Now in their 44th year since being founded by dynamic bassist Steve Harris and approaching the 40th anniversary of the release of their debut, self-titled album, Iron Maiden seems virtually timeless. They continue to sell out arenas and stadiums all over the world, and on their current U.S. tour sound as strong from the opening notes of “Aces High” to the closing wail of “Run to the Hills.”
Currently mixing at front of house is Ken “Pooch” Van Druten, who has been with the group for two years. Like many engineers, Pooch got his start in high school playing in bands, though his high school bands were more on the jazz front. He went to Berklee College of Music on scholarship for bass, and that’s when he transitioned to engineering. His résumé is quite diverse and includes rapper Jaz-Z, Eminem, Whitney Houston, Justin Bieber, and what he calls “legacy” bands like Kiss and Guns N’ Roses.
Van Druten has been using a DiGiCo SD7 Quantum with Waves plugins at FOH for Iron Maiden. His plug-ins include the C6, PSE, De-Esser, Vocal Rider Live, CLA-76, H-Reverb, Doubler, SSL Channel, DBX-160, Saphira, RVerb, SSL Comp, API2500, Renaissance Axx, HDelay and F6. He also uses some outboard gear, including a Rupert Neve Designs Master Buss Processor.
“It’s a piece of analog gear that I really like,” Van Druten explains. “It’s a compressor and a limiter, but it also has a feature that spreads frequency stuff around. You can actually take the midrange and kind of spread it out, or take the low-end part of your mix and push it forward. It’s a great unit.”
Iron Maiden does have a few prerecorded audio bits before songs like “Where Eagles Dare” and “The Number of the Beast.” Aside from the Winston Churchill speech excerpt at the start of show opener, “Aces High,” Van Druten is triggering all the sounds from a Maschine MK2. He also uses triggers on the drums to open gates.
“What we’re doing is using the triggers to open the gate threshold of the toms, so it really makes the gate super-tight as opposed to just using the analog audio signal to open the threshold,” he explains.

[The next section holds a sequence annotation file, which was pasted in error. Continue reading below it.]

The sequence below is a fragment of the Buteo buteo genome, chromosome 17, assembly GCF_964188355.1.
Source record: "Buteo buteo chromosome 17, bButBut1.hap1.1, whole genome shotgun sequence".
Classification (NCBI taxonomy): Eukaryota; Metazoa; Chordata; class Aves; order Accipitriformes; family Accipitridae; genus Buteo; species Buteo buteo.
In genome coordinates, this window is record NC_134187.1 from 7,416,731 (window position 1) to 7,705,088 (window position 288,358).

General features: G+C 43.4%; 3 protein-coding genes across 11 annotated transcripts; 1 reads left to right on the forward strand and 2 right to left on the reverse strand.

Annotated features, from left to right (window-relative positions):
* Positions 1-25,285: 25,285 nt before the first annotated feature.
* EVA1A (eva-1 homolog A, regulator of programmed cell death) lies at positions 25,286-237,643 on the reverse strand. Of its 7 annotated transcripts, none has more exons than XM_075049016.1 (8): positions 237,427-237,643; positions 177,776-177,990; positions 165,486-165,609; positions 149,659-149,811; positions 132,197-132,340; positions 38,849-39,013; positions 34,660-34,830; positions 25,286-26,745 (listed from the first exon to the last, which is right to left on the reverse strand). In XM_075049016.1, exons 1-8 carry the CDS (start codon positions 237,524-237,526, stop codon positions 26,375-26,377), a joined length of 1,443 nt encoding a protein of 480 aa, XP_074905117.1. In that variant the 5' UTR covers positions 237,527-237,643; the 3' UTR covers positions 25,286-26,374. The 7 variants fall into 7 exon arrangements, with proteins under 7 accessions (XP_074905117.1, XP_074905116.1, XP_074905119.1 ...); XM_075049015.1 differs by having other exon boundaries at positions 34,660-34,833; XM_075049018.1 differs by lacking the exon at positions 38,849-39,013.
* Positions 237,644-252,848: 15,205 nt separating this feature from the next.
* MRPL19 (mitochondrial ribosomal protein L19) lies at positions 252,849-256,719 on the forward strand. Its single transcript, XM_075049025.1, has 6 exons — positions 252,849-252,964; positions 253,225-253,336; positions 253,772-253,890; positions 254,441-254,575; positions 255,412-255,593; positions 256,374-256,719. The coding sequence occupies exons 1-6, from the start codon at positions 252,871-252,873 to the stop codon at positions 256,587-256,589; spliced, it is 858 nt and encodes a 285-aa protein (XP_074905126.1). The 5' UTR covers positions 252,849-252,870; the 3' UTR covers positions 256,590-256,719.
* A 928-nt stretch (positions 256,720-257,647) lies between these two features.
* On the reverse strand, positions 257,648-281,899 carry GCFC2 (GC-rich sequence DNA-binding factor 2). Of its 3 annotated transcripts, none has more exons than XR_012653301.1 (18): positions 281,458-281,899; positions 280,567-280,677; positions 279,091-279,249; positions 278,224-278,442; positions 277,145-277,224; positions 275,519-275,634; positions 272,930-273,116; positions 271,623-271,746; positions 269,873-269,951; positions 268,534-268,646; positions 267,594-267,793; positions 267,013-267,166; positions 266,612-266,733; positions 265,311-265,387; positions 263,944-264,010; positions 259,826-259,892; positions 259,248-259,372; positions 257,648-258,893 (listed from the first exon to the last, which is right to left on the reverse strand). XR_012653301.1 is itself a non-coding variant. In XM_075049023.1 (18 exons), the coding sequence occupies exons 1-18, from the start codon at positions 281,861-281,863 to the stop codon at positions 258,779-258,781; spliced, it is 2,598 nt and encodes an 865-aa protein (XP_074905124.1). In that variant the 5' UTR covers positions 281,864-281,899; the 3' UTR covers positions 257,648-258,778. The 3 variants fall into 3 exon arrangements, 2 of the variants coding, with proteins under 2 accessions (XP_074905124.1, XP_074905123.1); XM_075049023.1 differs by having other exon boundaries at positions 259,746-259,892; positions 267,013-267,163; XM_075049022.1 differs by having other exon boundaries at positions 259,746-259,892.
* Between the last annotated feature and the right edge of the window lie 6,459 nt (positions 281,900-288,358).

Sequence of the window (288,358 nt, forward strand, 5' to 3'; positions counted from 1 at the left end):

Another interesting aspect of mixing Iron Maiden is the simple fact that there are three guitar players.
“Honestly, the biggest challenge I face with Iron Maiden is that all three guitar players play similar-sounding guitars,” Van Druten says. “They have very similar tones, and they all need to be defined. People who see Iron Maiden are Janick [Gers] fans, and fans that are Adrian [Smith] fans, and Dave [Murray] fans. Everybody that comes to the show wants to be able to hear each individual guitar player. I mostly mix that by creating pockets of space for them in the left and the right. I place them as they are on stage. Creating EQ and panning space for each individual guy to give them their own space is what I do.
“It’s also difficult because Steve Harris’ bass tone doesn’t have a lot of low end in it, and it has a lot of the same frequencies, so for the most part, there’s four guitar players,” he continues. “Obviously, his tone is important and should be forward in the mix. If you listen to any of the records, you know his tone is upfront. It’s not your typical rock band where you just throw up drums and throw some guitars in there and then a vocal over the top. It’s a difficult band to mix.”
On the current tour, Maiden partnered with Clair Global and are flying a Cohesion system with CO-12s on the main hang and CO-10s on the sides. “It’s a really great P.A. with 12-inch drivers, so it lends to a band that has three guitar players in it,” Van Druten explains.
System engineer Mike Hackman, who has been with Iron Maiden for more than a decade, plays a key role in getting the P.A. to sound its best, according to Van Druten, who defers to Hackman to set the P.A. each night while concentrating on the mix.
Iron Maiden still mostly has an old-school approach to amplification. All three guitarists, plus Harris, have amps and cabinets on stage, and Van Druten says he depends far more on miking the cabinets than on using DIs, though he does have those in the loop, as well.